Kimo Theatre

3319 Main Street,
Kansas City, MO 64111

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Kimo Theatre

Viewing: Photo | Street View

The Alamo Theatre opened in 1910 seating 610. It was just south of downtown Kansas City on Main at 34th Street. Designed by Robert O. Boller of the Boller Brothers practice, the Alamo Theatre was a ‘reverse’ theatre, with the audience entering at the screen end. The Alamo Theatre was closed in the late-1930’s. After a period of closure, it was remodeled in 1943 by the original architect Robert O Boller, who gave it an Art Deco style makeover, and ‘un-reversed’ the theatre.

After the remodel the theatre was re-named Kimo Theatre and seated 592. The theatre had a small balcony with the staircase to the right of the lobby and concession stand located on the opposite side. Three aisles into the auditorium Molded plasterwork lined the ceilings of the lobby and auditorium. The Kimo Theatre closed by Dickinson Theatres around 1972. It reopened briefly as an adult theatre known as the Festival Theatre.

The street numbering may have now changed to 3406 Main Street.

Contributed by Chuck Van Bibber

Recent comments (view all 18 comments)

kcfan on June 18, 2009 at 4:59 pm

I searched Polk’s City Directories, which listed the Alamo Theater at 3319 Main through 1929, disappearing in the 1930 directory. The Rialto Club, which was a popular nite club appears in the 1936 directory (could have been 1935—I’ll double check. Bars and nite clubs would have only started being listed again in the 1934 edition after prohibition) To the best of my knowledge, there never was a theater at 3406 Main by any name.

Joe Vogel
Joe Vogel on June 18, 2009 at 6:17 pm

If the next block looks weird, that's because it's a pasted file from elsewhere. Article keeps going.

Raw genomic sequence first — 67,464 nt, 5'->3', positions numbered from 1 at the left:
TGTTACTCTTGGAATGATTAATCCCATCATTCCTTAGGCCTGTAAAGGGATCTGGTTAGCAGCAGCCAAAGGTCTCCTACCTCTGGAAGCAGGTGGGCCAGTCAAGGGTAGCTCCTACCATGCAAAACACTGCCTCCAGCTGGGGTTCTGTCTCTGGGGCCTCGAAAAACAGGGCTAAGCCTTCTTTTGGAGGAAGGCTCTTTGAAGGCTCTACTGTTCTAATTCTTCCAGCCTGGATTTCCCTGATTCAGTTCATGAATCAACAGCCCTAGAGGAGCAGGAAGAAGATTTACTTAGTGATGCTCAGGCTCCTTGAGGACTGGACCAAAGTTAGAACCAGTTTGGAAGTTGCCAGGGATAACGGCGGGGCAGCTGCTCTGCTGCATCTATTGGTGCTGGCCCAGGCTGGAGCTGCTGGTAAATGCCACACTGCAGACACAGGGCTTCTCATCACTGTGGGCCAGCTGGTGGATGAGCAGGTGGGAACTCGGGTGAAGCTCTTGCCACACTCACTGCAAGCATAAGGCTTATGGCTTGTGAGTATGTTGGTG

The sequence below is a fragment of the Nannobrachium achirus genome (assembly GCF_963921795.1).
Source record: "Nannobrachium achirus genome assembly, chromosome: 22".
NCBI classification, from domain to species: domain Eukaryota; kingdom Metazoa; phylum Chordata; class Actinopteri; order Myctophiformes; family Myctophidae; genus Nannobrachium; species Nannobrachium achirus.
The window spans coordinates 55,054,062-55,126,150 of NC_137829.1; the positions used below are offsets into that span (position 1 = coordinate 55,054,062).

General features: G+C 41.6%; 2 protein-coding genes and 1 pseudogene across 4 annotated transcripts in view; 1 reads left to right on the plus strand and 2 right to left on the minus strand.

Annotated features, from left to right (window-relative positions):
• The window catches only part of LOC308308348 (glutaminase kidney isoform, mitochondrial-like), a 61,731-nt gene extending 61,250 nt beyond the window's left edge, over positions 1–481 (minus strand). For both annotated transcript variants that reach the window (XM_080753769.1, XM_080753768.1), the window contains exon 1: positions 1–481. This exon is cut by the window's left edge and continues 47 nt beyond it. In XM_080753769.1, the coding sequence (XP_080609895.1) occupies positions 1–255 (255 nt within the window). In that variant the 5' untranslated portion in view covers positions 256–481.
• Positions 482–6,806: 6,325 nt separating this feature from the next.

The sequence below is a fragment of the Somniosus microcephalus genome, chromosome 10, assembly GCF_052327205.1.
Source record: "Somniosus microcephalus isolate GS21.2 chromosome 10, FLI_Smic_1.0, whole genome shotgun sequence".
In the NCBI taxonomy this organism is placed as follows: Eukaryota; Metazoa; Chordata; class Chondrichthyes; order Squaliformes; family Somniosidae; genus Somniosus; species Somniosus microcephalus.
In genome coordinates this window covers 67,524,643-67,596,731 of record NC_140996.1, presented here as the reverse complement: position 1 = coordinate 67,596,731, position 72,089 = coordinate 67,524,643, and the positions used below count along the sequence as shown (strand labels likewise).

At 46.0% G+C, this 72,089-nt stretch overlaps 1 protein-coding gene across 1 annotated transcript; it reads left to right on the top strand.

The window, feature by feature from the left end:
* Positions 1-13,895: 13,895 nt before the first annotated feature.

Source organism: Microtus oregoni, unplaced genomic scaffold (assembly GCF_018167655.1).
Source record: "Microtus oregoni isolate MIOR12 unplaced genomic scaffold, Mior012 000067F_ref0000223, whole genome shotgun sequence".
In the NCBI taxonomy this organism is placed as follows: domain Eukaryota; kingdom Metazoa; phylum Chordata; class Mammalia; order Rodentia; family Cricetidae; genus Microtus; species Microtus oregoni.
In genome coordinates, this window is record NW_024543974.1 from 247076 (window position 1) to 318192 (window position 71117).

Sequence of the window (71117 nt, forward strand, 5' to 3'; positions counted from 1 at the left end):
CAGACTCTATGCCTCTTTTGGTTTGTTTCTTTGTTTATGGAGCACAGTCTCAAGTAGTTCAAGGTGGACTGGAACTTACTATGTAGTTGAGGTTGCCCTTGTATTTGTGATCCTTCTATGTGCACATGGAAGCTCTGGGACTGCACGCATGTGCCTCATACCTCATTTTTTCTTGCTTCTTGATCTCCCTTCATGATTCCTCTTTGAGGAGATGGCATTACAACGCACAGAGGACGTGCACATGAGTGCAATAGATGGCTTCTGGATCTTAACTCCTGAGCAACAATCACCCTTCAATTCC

If The Alamo was open in 1929 but closed by 1930, it might have been the cost of making the switch to talking pictures that killed it, and was probably the economic downturn that nailed its coffin shut. That happened to a lot of theaters during that period.

So the time-line would be Alamo Theatre from 1910 to 1929, rebuilt as the Kimo and reopened in 1944, operating (except for the temporary closure in 1952) under that name until at least 1969 (the last time I can find it mentioned in Boxoffice), and then probably becoming the Dove sometime in the 1970s and operating as a porn house under that name at least as late as 1984, and finally demolished prior to 2006.

Hubinger on December 11, 2009 at 12:51 pm

Not sure if this is useful information but after high school my friends and I would visit the Dove theater so this was in 1991-1992. The theater inside was large but I would have trouble guessing the capacity. A wall had been built dividing the theater in half with movies on one side and stage show on the other. The stage was large and the full width of the theater. Entering from the street the lobby was probably 20-30' deep before the theater. The theater was on the East side of main as the picture shows.

WTKFLHN on December 30, 2012 at 6:46 pm

I can remember the KIMO in the 1950’s as an art house. I can recall them Playing the “RED SHOES” for something like 5 or 6 months. It was at that time operated by the Dickinson Theater chain.

MovieSnob on June 28, 2013 at 12:32 am

If I recall correctly, Dickinson closed The Kimo around 1972 or ‘73. From 1967 through the end, the theater operated as a first-run house, however with a steady stream of Russ Meyer films, and Swedish/Danish adult product, with most features running for at least four weeks.

The notable exception to that rule was, “I am Curious(yellow)” which only ran for about ten days, before the theater was raided, despite a 21-and over age policy for that feature. With no print, The Kimo closed for two or three days. That “Curious” engagement may have outlasted the film’s run at The Kimo South, which also ran afoul of the law in showing the Swedish import (though with an 18 and over policy). BTW, the Kimo South alternated French and British M/GP films with European X-rated flicks.

After The Kimo closed, it reopened a short time later, however the name escapes me. The new theater ran hard-core films, though, as I recall, it tried to pass it off as higher-quality couples fare. I don’t remember if the old marquee survived that owner, but that incarnation didn’t last long. By the time the name changed to The Dove, and catered to the trench coat crowd, the marquee was gone, as was the neon and any traces of its former grandeur—replaced with dark wood around a flush marquee and cheap stucco.

I wish someone had decent pics of The Kimo and The Kimo South. It seems nothing exists anymore, though since both theaters were raided, you would think there would be a newspaper photo somewhere.